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PARK CITY, Utah (Hollywood Reporter) - Centered on a Ukrainian family in which one husbandless woman has raised dozens of orphaned children, "Family Portrait in Black and White," its name notwithstanding, paints its picture in many shades of gray. Sensitive but sluggish and lacking a single compelling narrative thread, its theatrical prospects are dim and small-screen potential is just a bit better.
Olga Nenya began taking in foster children years ago and, for reasons unexplored here, didn't know when to stop; currently more than a dozen kids occupy her house, which lacks an indoor toilet or hot water. Many of them, who call Olga Mom and compare her favorably to other foster parents, are mixed-race youths viewed with open hostility in this skinhead-friendly corner of the Ukraine (where 99.9% of the population is white). Even the next-door neighbors, alcoholics who lost the rights to their own children, disapprove of the family.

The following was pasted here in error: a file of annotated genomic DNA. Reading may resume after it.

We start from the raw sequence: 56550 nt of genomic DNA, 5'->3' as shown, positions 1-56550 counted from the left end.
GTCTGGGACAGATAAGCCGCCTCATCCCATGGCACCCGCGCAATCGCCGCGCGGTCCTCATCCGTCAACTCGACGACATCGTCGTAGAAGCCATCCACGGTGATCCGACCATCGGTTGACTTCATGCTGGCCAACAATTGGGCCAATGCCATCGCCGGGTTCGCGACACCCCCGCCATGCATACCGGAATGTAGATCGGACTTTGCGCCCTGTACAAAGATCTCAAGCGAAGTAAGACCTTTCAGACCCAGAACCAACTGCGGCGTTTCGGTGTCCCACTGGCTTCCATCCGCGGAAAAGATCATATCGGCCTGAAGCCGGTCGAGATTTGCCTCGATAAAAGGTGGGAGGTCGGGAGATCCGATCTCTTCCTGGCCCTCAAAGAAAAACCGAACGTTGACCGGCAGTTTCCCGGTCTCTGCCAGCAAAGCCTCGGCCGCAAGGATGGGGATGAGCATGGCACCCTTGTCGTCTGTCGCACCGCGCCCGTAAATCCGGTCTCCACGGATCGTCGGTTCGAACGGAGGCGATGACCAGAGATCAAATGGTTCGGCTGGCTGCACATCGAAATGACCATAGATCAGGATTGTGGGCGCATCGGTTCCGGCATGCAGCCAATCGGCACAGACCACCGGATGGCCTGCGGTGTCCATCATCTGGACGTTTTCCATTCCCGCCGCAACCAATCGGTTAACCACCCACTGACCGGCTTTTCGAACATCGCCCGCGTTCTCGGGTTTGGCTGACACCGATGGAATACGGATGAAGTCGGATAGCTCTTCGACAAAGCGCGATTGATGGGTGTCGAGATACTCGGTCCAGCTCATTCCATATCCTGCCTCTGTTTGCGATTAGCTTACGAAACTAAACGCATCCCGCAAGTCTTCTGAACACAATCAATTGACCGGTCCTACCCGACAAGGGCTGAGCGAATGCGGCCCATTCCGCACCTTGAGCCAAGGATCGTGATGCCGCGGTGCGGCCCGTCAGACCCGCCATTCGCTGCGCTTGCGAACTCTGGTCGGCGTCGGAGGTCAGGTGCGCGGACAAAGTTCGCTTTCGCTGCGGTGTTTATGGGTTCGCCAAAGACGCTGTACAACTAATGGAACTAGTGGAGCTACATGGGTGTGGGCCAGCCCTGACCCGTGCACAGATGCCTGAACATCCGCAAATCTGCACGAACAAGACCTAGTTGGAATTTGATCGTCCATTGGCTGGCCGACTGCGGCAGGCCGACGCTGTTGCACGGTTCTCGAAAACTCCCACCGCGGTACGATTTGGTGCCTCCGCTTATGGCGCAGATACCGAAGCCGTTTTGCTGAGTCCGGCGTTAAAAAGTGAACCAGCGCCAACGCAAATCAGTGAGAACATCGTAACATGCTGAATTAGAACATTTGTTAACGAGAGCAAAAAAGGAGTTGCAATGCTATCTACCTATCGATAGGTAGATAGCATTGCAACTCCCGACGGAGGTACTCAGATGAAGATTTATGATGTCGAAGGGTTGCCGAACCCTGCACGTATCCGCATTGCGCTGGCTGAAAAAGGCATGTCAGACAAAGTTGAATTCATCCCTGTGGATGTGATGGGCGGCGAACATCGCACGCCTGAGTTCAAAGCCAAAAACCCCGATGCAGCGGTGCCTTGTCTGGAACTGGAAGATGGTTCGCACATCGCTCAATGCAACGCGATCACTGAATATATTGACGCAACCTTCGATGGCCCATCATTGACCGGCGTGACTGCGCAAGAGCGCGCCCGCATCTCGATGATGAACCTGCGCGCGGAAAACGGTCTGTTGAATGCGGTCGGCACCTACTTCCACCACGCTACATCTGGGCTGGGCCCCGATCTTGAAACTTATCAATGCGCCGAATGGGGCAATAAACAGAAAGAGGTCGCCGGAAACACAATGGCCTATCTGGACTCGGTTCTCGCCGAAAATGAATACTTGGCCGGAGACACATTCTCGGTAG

While this color-blind environment and communal spirit may have viewers expecting a rosy-lensed love fest, director Julia Ivanova slowly introduces other perspectives: the troupe of inspectors shocked by living conditions; Olga's unwillingness to let her kids move to loving and better-off homes in Europe; her expressions of favoritism and rejection of household dissent.
After setting the stage for a few narratives within the family, Ivanova returns over three years to watch as household morale withers thanks to bruised egos, stifled ambitions and minor betrayals. As interesting as some of the personalities are, the viewpoint is too fragmented to pull an audience along in the absence of a more probing look at the dark side of Olga's hospitality. "Family Portrait" leaves viewers wondering if even the most accepting home in the Ukraine might be a lousy place for a misfit child to find himself.
Editing by Zorianna Kit